David Cunliffe has an unfortunate manner on the moral high ground. He adopts a tone of solemn, heavy-hearted condemnation befitting a preacher in hell. He ought to adopt the same tone when he apologises for a false denial of a dealing with wealthy business immigrant and political donor Donghua Liu. On Tuesday Mr Cunliffe baldly denied advocating for Mr Liu in the latter's residency application under the previous Labour Government. Yesterday the Herald disclosed that in 2003 Mr Cunliffe wrote a letter pressing immigration officials for a decision on Mr Liu's application.
If we give the Labour leader a benefit he seldom gives others, we can make a distinction between "advocating" and pressing for a decision.
He did not expressly endorse the application, though he did mention that Mr Liu hoped to set up a business exporting agricultural and horticultural products to China. If that was not "advocacy", what is?
But mainly Mr Cunliffe had wanted to know when Mr Liu could expect a decision, much as former National minister Maurice Williamson was not trying to influence the police on his behalf when Mr Williamson contacted a district commander about a domestic assault investigation.
He said he just wanted to ensure the police were on solid ground.
Mr Williamson had to resign from the ministry, with Mr Cunliffe of course pronouncing darkly on his misdeeds. Mr Cunliffe is not about to demand a similar sacrifice of himself. He makes a distinction between interfering in a police investigation and writing to immigration officials, as MPs seem to do all the time.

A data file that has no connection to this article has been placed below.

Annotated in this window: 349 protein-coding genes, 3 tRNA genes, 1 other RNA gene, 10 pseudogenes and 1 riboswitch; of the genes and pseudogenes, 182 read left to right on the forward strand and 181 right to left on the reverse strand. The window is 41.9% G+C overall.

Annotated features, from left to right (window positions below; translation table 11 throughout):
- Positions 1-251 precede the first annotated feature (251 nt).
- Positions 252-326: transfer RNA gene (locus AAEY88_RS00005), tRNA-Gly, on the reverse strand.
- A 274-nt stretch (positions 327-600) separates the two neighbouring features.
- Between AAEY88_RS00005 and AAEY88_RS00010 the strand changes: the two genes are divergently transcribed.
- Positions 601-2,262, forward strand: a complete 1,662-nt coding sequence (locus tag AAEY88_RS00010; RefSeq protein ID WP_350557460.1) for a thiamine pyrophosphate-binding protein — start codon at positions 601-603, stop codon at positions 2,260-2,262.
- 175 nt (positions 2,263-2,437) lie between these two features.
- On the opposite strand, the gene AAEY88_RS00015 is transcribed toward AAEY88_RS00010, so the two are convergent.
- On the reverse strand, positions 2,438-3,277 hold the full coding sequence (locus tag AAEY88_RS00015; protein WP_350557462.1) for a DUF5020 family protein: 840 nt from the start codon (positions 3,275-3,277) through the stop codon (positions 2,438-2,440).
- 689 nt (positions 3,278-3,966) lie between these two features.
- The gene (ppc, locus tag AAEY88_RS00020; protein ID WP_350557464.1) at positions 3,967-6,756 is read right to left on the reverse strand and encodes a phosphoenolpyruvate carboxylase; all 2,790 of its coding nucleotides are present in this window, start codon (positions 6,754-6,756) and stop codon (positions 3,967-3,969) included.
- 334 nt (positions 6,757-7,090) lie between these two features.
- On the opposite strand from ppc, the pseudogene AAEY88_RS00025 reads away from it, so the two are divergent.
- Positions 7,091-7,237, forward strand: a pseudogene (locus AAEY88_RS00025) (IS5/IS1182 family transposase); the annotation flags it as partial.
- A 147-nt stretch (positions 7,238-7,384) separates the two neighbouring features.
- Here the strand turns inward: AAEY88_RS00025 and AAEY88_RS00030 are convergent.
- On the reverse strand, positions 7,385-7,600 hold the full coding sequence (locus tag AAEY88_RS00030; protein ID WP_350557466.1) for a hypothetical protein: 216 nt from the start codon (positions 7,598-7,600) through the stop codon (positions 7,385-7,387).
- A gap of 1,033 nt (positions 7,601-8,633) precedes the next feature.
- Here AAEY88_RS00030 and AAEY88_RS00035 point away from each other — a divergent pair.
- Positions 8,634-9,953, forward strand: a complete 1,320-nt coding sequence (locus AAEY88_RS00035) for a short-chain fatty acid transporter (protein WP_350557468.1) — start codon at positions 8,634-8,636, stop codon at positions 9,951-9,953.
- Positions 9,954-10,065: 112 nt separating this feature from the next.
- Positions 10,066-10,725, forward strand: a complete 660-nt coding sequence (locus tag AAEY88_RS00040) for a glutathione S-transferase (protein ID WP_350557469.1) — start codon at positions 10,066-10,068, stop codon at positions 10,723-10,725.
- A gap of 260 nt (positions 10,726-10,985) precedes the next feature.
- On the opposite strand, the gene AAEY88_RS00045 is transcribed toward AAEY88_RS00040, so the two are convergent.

It is well past time to ask why they allow themselves to be used in this way. An MP is in no position to vouch for the character and credentials of somebody who has just arrived in the country with investment intentions for the purpose of residency rights. An industry of immigration consultants exists to guide applicants through the procedures.
The only reason to involve an MP would seem to be that the ultimate decision will be made by the Immigration Minister. And the only reason an MP would intercede for someone scarcely known, may be that a donation to the party's election fund might ensue.
Donghua Liu was given New Zealand residency in 2005 by Labour's minister Damien O'Connor against the advice of his officials. Five years later, he received citizenship from National's Nathan Guy against official advice. Mr Liu attended several National Party fundraisers and one of his companies donated $22,000 to the party in 2012. The Labour Party says it has no record of any contributions from him but there is more than one way to donate to a party. At a Labour fundraising auction in 2007 Mr Liu bought a book signed by Helen Clark for which, the Herald's sources say, he paid $15,000. The same year he paid an unknown large sum for a bottle of wine at a fundraiser.
Mr Cunliffe, who became Immigration Minister in 2006, claimed this week that not only had he never advocated for Mr Liu in an immigration application but had never met him. Now that the first claim has proven false, the second takes on a different hue. Sadly, it is all too likely that an MP could write in support of an application for an immigrant he had never met.
But none of this matters as much as the word of a party leader bidding to be Prime Minister in a few months. Mr Cunliffe cannot afford to fall from his high horse more than once. This denial might not force his resignation or ouster but it has done Labour no favours. Next time its leader puts on his scolding face, it will be less convincing. That is the price he has paid.
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